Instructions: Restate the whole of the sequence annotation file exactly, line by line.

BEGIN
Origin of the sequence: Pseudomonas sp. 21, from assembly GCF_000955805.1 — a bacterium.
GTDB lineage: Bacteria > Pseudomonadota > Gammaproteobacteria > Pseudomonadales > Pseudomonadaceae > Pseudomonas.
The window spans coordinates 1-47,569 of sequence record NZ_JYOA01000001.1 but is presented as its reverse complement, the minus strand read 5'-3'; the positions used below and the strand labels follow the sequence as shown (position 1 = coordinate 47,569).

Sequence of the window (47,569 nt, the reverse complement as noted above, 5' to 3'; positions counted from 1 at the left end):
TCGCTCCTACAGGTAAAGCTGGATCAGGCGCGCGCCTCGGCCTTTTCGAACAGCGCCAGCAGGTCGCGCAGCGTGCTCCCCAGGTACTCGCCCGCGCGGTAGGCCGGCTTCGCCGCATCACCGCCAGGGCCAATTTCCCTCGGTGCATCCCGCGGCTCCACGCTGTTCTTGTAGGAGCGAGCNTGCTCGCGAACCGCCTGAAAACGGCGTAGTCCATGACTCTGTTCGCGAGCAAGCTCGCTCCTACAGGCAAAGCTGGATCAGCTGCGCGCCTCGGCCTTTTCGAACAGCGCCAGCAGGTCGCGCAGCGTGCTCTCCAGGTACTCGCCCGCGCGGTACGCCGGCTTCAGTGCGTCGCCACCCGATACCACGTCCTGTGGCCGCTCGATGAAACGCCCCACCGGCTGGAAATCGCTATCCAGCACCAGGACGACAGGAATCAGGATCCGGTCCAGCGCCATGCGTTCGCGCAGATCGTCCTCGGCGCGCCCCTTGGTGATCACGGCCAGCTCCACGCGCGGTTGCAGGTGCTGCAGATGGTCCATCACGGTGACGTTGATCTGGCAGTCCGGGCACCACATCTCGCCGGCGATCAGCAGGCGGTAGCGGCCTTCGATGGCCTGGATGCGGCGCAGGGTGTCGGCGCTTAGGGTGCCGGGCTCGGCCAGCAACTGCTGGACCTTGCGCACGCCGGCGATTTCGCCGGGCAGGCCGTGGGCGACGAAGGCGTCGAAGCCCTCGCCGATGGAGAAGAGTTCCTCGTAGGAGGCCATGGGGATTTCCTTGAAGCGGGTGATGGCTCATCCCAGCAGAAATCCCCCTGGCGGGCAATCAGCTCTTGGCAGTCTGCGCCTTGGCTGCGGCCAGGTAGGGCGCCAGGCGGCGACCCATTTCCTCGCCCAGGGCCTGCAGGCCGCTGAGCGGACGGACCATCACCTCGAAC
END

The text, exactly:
Origin of the sequence: Pseudomonas sp. 21, from assembly GCF_000955805.1 — a bacterium.
GTDB lineage: Bacteria > Pseudomonadota > Gammaproteobacteria > Pseudomonadales > Pseudomonadaceae > Pseudomonas.
The window spans coordinates 1-47,569 of sequence record NZ_JYOA01000001.1 but is presented as its reverse complement, the minus strand read 5'-3'; the positions used below and the strand labels follow the sequence as shown (position 1 = coordinate 47,569).

Sequence of the window (47,569 nt, the reverse complement as noted above, 5' to 3'; positions counted from 1 at the left end):
TCGCTCCTACAGGTAAAGCTGGATCAGGCGCGCGCCTCGGCCTTTTCGAACAGCGCCAGCAGGTCGCGCAGCGTGCTCCCCAGGTACTCGCCCGCGCGGTAGGCCGGCTTCGCCGCATCACCGCCAGGGCCAATTTCCCTCGGTGCATCCCGCGGCTCCACGCTGTTCTTGTAGGAGCGAGCNTGCTCGCGAACCGCCTGAAAACGGCGTAGTCCATGACTCTGTTCGCGAGCAAGCTCGCTCCTACAGGCAAAGCTGGATCAGCTGCGCGCCTCGGCCTTTTCGAACAGCGCCAGCAGGTCGCGCAGCGTGCTCTCCAGGTACTCGCCCGCGCGGTACGCCGGCTTCAGTGCGTCGCCACCCGATACCACGTCCTGTGGCCGCTCGATGAAACGCCCCACCGGCTGGAAATCGCTATCCAGCACCAGGACGACAGGAATCAGGATCCGGTCCAGCGCCATGCGTTCGCGCAGATCGTCCTCGGCGCGCCCCTTGGTGATCACGGCCAGCTCCACGCGCGGTTGCAGGTGCTGCAGATGGTCCATCACGGTGACGTTGATCTGGCAGTCCGGGCACCACATCTCGCCGGCGATCAGCAGGCGGTAGCGGCCTTCGATGGCCTGGATGCGGCGCAGGGTGTCGGCGCTTAGGGTGCCGGGCTCGGCCAGCAACTGCTGGACCTTGCGCACGCCGGCGATTTCGCCGGGCAGGCCGTGGGCGACGAAGGCGTCGAAGCCCTCGCCGATGGAGAAGAGTTCCTCGTAGGAGGCCATGGGGATTTCCTTGAAGCGGGTGATGGCTCATCCCAGCAGAAATCCCCCTGGCGGGCAATCAGCTCTTGGCAGTCTGCGCCTTGGCTGCGGCCAGGTAGGGCGCCAGGCGGCGACCCATTTCCTCGCCCAGGGCCTGCAGGCCGCTGAGCGGACGGACCATCACCTCGAAC